The Names of Hatshepsut as King *

@article{Robins1999TheNO,
  title={The Names of Hatshepsut as King *},
  author={Gay Robins},
  journal={The Journal of Egyptian Archaeology},
  year={1999},
  volume={85},
  pages={103 - 112}
}
  • G. Robins
  • Published 1 December 1999
  • History
  • The Journal of Egyptian Archaeology
Although for most of her reign Hatshepsut was depicted with the traditional image of a male king, the names that she used as king were formed with grammatically feminine participles, thus openly acknowledging her female status. In addition, these names were deliberately constructed to incorporate references to goddesses, references that were probably intended to allude to Hatshepsut's divine aspect as king and to reinforce the legitimacy of her rule. The inclusion of these divine references was… 
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Gender, Deities, and the Public Image of Sobekneferu
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Hatshepsut at Serabit el-Khadim: Historical Implications of Documented Finds from the Archives of the Tel Aviv University Expedition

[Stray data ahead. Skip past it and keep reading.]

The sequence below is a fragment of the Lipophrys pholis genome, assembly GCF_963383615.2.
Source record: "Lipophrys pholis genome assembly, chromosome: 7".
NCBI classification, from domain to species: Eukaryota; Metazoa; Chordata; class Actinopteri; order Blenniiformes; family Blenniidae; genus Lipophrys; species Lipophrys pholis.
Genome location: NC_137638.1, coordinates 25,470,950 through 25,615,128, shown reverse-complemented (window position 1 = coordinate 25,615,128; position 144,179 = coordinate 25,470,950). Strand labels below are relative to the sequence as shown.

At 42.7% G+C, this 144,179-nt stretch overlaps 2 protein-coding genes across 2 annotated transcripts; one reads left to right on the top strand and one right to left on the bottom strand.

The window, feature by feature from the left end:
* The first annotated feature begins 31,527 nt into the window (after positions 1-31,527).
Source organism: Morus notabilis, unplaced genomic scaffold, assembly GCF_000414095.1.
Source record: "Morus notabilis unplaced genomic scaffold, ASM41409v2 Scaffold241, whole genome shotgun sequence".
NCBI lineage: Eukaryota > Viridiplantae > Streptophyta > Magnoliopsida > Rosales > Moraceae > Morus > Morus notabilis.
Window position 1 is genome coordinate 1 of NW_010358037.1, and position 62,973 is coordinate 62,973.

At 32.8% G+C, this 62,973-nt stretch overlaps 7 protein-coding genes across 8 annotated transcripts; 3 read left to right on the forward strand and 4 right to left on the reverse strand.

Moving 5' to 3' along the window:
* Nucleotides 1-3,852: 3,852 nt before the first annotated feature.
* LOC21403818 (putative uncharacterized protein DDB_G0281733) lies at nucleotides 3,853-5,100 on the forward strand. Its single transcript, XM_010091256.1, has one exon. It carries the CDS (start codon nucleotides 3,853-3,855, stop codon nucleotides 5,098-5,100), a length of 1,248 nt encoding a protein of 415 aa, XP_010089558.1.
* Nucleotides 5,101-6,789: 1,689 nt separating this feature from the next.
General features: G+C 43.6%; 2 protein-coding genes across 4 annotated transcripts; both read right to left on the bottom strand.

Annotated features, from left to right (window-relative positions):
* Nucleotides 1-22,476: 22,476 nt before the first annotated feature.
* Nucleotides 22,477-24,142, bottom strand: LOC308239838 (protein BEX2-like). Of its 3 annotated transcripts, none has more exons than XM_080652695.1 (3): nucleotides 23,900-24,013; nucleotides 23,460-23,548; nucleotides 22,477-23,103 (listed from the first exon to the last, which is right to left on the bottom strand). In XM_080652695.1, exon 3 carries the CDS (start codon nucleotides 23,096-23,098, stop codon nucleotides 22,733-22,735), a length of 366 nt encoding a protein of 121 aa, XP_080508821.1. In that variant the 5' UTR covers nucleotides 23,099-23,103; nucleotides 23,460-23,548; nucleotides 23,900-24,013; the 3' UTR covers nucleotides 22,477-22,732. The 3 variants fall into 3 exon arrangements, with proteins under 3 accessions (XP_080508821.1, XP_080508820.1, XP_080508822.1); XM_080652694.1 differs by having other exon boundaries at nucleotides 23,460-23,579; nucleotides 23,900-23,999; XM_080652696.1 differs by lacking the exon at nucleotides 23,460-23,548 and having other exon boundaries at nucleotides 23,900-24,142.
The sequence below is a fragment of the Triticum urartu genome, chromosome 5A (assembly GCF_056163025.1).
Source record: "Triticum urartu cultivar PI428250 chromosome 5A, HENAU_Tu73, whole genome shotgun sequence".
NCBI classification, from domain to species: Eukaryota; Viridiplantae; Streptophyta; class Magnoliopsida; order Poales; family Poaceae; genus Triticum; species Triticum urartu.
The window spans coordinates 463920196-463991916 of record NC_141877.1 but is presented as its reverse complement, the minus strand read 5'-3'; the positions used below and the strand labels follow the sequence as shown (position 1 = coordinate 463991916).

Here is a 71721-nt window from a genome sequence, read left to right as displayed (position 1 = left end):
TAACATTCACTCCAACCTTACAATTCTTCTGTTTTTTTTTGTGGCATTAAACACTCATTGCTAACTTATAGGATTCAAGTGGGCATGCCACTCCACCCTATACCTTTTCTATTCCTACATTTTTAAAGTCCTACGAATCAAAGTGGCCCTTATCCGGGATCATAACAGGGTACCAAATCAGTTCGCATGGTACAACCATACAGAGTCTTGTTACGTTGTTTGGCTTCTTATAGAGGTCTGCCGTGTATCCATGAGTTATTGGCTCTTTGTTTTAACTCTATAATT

The Hathor Temple at Serabit el-Khadim has yielded valuable information about different phases of Hatshepsut's career. Alongside the references to Hatshepsut already published in The Inscriptions of
Patterns of Royal Name-giving
In ancient Egypt the selection of royal names could follow a number of patterns, including borrowing from the ruler’s own family or from an illustrious predecessor. The names often announced a king’s

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More Statues of Senenmut
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Private Sculpture of Dynasty XVIII in Brooklyn
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Both kl and klw occur with the same meaning